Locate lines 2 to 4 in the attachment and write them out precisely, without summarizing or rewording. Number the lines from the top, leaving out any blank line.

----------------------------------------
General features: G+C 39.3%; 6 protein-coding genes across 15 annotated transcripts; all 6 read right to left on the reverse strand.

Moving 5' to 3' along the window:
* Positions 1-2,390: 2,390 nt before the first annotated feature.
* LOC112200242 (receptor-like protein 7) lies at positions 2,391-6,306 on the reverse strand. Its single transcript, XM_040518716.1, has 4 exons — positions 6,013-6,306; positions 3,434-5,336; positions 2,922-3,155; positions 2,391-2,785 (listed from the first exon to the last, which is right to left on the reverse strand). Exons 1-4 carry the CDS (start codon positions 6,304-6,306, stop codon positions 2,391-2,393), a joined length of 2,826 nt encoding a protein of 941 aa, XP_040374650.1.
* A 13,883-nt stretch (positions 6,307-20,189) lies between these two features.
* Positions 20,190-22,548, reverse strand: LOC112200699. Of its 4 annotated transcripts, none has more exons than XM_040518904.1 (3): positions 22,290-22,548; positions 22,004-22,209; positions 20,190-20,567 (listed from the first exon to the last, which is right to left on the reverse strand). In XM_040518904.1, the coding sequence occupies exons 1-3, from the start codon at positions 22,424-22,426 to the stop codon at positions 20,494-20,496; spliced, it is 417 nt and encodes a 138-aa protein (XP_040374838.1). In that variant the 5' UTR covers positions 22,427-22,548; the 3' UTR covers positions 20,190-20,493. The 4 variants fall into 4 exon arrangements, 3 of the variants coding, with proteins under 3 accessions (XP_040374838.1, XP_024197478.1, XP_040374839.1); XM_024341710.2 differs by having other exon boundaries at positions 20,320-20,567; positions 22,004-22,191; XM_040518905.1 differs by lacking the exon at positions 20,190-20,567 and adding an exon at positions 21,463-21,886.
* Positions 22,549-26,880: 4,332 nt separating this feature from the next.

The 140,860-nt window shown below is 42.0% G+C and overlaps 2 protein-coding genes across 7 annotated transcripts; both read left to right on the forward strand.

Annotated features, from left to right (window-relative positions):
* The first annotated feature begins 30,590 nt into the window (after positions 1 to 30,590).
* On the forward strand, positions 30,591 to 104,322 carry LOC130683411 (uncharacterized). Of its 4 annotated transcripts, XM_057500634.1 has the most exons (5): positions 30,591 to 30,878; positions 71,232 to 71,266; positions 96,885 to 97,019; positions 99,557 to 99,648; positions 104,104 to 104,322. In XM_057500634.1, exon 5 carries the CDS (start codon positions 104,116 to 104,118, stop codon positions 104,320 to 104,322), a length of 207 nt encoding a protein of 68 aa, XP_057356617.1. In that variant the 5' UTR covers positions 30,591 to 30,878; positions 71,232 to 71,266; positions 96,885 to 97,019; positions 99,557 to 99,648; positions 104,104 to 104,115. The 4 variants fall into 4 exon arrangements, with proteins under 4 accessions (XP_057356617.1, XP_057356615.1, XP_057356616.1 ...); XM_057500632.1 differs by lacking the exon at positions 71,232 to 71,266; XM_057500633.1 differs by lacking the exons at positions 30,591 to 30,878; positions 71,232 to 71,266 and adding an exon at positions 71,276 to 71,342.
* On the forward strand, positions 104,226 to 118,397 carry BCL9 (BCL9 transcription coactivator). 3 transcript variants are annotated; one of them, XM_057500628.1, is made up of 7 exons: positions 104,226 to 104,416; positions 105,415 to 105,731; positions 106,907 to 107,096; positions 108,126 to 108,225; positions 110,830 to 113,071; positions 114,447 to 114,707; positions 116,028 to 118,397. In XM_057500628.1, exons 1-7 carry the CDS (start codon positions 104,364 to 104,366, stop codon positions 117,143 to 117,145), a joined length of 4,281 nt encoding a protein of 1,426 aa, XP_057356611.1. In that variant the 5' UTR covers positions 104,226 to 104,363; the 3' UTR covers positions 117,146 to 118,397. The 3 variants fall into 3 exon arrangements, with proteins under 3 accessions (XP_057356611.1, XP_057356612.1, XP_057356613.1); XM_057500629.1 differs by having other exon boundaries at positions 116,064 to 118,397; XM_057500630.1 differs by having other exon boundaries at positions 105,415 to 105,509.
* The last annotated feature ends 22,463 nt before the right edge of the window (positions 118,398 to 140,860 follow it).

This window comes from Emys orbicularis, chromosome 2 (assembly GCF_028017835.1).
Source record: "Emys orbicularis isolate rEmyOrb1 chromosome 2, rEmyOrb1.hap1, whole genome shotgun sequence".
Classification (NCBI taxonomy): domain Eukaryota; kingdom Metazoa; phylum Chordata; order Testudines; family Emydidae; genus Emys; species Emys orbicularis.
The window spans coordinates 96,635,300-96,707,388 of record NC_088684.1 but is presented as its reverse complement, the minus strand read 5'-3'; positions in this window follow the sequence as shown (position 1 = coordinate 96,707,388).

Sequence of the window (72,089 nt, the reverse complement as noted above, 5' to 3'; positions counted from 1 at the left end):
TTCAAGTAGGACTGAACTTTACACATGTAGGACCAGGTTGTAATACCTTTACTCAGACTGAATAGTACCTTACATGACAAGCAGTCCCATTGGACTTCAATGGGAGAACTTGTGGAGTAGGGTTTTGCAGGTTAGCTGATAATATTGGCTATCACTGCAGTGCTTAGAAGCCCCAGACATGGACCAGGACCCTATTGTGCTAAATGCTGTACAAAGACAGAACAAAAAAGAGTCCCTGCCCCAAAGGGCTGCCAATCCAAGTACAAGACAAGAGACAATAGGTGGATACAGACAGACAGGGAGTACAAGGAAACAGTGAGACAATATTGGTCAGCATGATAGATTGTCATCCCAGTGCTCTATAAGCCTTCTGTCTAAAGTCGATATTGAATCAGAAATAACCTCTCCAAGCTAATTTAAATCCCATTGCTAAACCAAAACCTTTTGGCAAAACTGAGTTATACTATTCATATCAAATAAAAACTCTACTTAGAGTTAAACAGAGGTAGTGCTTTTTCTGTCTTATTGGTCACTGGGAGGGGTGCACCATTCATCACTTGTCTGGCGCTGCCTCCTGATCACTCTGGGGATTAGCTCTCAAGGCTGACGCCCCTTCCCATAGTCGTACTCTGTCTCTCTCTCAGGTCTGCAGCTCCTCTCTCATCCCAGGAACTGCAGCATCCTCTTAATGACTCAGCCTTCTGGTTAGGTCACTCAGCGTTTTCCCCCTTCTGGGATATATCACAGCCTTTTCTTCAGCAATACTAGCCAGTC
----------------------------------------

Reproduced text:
Moving 5' to 3' along the window:
* Positions 1-2,390: 2,390 nt before the first annotated feature.
* LOC112200242 (receptor-like protein 7) lies at positions 2,391-6,306 on the reverse strand. Its single transcript, XM_040518716.1, has 4 exons — positions 6,013-6,306; positions 3,434-5,336; positions 2,922-3,155; positions 2,391-2,785 (listed from the first exon to the last, which is right to left on the reverse strand). Exons 1-4 carry the CDS (start codon positions 6,304-6,306, stop codon positions 2,391-2,393), a joined length of 2,826 nt encoding a protein of 941 aa, XP_040374650.1.